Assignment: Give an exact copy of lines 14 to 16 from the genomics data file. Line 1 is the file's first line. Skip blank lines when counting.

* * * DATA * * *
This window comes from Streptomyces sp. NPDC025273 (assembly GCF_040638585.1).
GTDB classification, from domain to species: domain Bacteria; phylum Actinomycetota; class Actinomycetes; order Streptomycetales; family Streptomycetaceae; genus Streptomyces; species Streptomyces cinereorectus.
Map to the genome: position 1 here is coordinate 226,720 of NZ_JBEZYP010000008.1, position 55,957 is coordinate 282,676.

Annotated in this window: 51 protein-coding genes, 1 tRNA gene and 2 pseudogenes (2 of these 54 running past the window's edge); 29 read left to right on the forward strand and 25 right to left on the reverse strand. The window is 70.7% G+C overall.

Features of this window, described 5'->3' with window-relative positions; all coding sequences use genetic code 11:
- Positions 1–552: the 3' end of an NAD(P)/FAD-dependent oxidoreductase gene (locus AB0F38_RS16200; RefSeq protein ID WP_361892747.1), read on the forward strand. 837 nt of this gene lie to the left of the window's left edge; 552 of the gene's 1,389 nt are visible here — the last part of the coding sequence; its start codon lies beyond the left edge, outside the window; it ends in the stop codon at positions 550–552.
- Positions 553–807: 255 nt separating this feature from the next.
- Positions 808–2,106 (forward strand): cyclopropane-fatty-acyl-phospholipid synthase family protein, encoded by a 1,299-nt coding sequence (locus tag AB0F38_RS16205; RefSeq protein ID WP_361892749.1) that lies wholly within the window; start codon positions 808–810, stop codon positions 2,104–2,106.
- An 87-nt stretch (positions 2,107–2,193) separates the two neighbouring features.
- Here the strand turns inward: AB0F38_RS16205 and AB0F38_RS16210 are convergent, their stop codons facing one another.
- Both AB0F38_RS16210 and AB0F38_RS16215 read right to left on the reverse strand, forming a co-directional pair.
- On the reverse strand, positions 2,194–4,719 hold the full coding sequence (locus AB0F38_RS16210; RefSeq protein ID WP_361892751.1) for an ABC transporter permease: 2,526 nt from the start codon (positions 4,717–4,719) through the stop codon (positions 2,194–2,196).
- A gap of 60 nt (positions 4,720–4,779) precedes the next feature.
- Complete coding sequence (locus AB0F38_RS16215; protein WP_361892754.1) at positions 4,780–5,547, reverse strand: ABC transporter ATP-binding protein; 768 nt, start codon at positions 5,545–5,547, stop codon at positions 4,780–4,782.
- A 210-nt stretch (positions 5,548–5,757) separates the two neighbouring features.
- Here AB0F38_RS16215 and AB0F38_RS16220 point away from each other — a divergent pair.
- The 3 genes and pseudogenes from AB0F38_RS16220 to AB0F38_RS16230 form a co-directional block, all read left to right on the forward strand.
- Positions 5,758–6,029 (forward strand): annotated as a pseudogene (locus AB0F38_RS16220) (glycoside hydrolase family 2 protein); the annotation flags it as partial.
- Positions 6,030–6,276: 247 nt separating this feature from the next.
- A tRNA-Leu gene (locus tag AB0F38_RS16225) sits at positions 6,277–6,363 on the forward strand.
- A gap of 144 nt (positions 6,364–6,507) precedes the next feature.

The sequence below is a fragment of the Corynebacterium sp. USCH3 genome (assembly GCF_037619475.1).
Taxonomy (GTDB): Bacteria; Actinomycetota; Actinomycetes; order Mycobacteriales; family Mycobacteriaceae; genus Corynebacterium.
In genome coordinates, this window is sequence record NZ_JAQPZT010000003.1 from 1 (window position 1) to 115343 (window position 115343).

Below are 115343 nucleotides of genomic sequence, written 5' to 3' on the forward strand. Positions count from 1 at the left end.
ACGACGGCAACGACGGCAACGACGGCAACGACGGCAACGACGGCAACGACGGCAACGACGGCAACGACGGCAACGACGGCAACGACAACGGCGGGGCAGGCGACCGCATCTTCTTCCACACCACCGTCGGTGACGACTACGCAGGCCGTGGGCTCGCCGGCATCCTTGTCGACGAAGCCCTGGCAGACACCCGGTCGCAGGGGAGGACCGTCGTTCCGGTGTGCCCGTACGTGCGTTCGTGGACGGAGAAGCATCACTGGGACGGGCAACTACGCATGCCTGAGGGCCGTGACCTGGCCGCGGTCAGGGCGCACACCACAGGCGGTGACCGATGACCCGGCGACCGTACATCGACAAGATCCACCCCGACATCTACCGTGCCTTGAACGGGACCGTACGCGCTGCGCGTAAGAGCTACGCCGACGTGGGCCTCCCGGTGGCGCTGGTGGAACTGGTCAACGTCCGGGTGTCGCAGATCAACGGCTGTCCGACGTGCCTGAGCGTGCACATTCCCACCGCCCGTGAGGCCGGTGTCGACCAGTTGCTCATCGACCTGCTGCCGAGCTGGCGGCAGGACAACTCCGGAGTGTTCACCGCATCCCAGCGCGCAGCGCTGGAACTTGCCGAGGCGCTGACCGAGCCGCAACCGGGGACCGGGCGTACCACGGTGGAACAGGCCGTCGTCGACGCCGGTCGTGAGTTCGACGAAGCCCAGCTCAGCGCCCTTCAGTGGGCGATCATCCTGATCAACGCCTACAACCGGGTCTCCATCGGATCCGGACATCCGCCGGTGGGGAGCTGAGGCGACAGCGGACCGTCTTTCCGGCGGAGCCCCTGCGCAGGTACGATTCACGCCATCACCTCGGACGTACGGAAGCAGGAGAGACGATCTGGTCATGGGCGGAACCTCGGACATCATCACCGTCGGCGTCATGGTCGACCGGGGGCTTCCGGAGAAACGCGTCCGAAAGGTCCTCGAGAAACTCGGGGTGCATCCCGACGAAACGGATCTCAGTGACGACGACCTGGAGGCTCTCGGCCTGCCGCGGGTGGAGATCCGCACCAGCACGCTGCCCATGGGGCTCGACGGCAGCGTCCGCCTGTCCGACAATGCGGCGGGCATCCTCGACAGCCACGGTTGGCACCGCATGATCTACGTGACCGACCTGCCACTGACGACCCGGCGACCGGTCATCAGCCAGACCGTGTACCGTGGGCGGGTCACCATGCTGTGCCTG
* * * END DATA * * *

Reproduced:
- Complete coding sequence (locus AB0F38_RS16215; protein WP_361892754.1) at positions 4,780–5,547, reverse strand: ABC transporter ATP-binding protein; 768 nt, start codon at positions 5,545–5,547, stop codon at positions 4,780–4,782.
- A 210-nt stretch (positions 5,548–5,757) separates the two neighbouring features.
- Here AB0F38_RS16215 and AB0F38_RS16220 point away from each other — a divergent pair.